Oh yes, they're here at last. Look -- how lifelike! (Not to mention "official" and "collectible.") But Mattel has switched out the original cast just like the Darrins on "Betwitched." I'm fairly certain that Joan has been replaced by a Hannah-Barbera cartoon character -- kind of a cross between Jane Jetson and Wilma Flintstone with a little Agnes Moorehead as Endora thrown in, I'm not quite sure. But she looks so familiar. (Or maybe I'm thinking of a painting by Shag.) Roger Sterling is played by the white-haired guy from "This Island Earth" (1955). Now that Nestor Carbonell has left The Island, his complexion has lightened (but his Natural Man Mascara remains as distinctive as ever) for the role of Don Draper -- although he will occasionally be swapped for Bob Cummings. And Betty Draper has been recast as the drunk Lee Remick from "The Days of Wine and Roses." More images after the jump...
From the Grand Poobah: Our Far-Flung Correspondent Gerardo Valero writes: During Ebertfest, Monica and I were able to shoot a few videos which I downloaded in you tube and which I think you all may enjoy. Since she was the one to shoot most of the panel videos; they mostly consist of my own participation but there's plenty of stuff for everybody (our multiple presentations, dinner at the Green Room and what have you) I apologize in advance for the quality of the material. I tell Monica she would be fired from filming a Bourne movie because her cinematography is too shaky. Go HERE to see all the videos.Marie writes: this one is my favorite! Roger and Chaz at Stake n' Shake!
View image The "Searchers" shot from the ending of "War of the Worlds." Way more sentimental than John Ford's.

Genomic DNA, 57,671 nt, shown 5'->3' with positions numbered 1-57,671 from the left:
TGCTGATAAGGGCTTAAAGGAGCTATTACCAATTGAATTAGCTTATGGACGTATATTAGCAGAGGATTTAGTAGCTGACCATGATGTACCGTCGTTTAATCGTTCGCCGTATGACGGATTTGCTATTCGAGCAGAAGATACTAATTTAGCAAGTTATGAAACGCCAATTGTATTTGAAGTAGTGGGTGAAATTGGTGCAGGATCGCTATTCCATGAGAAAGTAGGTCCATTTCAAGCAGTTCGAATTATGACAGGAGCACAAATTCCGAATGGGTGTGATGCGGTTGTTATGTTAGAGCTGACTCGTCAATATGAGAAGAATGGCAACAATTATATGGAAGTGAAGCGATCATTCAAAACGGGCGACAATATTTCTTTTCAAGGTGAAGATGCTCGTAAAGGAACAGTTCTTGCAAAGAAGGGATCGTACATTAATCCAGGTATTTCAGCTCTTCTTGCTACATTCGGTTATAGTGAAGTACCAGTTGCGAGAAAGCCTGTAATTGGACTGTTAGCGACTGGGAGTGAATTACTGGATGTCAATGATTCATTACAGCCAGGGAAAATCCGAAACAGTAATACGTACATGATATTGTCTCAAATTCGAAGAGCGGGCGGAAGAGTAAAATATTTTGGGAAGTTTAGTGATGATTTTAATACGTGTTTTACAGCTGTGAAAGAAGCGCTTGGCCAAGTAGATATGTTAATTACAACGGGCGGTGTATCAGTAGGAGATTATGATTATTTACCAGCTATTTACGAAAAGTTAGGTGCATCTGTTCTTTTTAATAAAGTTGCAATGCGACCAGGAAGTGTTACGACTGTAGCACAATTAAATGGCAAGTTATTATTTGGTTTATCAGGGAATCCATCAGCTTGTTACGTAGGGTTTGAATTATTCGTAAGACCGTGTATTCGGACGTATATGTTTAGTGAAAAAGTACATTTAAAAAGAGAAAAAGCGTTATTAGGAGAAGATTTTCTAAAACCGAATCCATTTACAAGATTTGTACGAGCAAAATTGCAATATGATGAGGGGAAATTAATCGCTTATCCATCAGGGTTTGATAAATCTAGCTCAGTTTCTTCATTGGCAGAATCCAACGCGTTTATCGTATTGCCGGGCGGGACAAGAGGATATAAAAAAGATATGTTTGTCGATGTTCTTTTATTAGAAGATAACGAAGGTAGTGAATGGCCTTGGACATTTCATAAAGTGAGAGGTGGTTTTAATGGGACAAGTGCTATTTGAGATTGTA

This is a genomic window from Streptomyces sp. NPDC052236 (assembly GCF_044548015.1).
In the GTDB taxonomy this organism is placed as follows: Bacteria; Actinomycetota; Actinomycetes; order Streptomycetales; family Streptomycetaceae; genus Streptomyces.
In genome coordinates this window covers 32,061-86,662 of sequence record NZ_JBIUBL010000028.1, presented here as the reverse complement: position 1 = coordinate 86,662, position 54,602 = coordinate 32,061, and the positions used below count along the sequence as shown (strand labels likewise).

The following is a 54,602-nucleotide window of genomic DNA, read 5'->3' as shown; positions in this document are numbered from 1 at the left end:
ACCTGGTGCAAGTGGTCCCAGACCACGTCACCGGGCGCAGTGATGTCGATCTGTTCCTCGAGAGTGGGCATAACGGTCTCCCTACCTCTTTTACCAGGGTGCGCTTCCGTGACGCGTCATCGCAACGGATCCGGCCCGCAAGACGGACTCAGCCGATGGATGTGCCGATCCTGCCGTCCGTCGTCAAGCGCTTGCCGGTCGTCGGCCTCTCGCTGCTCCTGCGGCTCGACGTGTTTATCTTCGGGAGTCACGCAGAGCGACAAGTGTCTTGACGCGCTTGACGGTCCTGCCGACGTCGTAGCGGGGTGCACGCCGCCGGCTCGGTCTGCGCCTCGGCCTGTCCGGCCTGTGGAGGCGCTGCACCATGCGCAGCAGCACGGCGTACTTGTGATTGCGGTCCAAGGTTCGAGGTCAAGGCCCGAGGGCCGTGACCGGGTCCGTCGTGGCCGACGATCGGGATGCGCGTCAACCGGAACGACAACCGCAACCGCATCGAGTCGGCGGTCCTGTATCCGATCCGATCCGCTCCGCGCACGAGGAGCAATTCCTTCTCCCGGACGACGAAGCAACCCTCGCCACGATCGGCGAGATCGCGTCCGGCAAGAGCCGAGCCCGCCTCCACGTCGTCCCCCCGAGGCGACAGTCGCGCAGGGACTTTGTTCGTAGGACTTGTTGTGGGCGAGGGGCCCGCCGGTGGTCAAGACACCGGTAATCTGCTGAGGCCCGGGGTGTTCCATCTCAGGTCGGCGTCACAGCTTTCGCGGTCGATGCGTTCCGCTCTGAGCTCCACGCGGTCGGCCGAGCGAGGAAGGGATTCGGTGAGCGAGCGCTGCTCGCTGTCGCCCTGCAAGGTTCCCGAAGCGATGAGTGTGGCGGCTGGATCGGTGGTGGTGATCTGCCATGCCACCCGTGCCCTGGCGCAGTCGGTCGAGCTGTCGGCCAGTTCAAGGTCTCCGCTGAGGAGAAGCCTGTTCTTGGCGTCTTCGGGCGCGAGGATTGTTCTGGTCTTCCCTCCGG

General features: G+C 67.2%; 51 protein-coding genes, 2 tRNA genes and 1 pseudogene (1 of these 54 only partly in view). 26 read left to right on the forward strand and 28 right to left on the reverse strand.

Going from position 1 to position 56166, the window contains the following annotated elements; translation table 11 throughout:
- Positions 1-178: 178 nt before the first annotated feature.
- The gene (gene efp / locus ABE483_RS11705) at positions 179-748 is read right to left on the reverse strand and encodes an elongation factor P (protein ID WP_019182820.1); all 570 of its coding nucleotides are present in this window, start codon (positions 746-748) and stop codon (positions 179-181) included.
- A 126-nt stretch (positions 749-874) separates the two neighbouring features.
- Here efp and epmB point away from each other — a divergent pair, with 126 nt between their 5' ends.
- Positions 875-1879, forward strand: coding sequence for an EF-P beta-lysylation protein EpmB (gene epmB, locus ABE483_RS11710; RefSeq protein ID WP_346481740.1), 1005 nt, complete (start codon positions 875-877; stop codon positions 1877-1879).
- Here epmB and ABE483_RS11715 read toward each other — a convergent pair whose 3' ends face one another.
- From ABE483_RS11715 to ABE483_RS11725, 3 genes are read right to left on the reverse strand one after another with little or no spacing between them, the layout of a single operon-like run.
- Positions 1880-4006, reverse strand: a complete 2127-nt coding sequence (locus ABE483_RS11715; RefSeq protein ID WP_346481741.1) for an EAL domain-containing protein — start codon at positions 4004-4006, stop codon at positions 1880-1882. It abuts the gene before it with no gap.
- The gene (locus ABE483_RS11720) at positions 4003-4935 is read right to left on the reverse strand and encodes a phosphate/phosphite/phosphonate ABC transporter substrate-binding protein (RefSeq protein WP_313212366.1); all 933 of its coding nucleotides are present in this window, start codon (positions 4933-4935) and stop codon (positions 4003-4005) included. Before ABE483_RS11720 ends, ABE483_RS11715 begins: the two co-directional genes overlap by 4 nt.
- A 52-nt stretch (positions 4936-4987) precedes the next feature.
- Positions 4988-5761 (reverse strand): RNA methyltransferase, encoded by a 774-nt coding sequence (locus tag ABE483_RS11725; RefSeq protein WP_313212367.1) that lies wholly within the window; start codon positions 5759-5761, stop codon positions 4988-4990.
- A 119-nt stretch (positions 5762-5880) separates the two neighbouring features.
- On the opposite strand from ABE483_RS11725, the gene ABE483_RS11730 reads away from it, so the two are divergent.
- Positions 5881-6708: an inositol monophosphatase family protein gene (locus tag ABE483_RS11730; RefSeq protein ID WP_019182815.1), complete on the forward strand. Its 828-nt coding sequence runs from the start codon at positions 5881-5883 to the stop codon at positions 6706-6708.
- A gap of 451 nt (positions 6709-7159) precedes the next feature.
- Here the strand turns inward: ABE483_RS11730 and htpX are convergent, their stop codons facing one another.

Can a lousy ending really ruin an otherwise good movie? There was a time in Hollywood history when phony "happy endings" were de rigueur. Even if they felt tacked on, audiences understood that they were a convention -- and, in many cases, knew not to take them seriously. So, for example, at the end of Nicholas Ray's "Bigger Than Life" -- a terrifying film about a father (James Mason) who goes berzerk with rage and disgust over his suffocatingly "normal" middle-class family life and comes to believe that his young son should be slain -- the family is reunited around his hospital bed (oh, it was just too much cortisone!)... while a flashing light blinks ominously, as if telling the audience not to buy the false conclusion.
View image "The Magnificent Ambersons": This is the happy ending?
Some have argued that the hollow ending shot by Robert Wise for Orson Welles' "The Magnificent Ambersons" ruins the movie. I don't think so. It compromises the film somewhat (and I learned from the Criterion laserdisc how it was supposed to have ended in utter desolation), but those last few moments don't negate all the true magnificence that has come before, do they? Watch the last shot: As Eugene (Joseph Cotten) narrates a happy ending that has taken place off-screen, he's walking down the hospital hallway with Fanny (Agnes Moorehead, in maybe the greatest performance ever given by anyone in American movies), they each pass in and out of shadow at different times. He's telling one story, but we're hearing it through her. He's talking about his love for her sister (the love she and her nephew Georgie have sabotaged), and we know Fanny's always secretly loved Eugene. At the end of the shot, they are no longer even in the same frame. She moves into close-up, the camera pans over to him, then they both briefly enter the frame and pass by the camera into darkness. The whole image goes out of focus briefly as they disappear, and we're left looking down an empty, sterile hallway with a red cross lamp at center right. If you're paying any attention to the shot at all, it's still not much of a happy ending! It's an epilogue, an afterthought.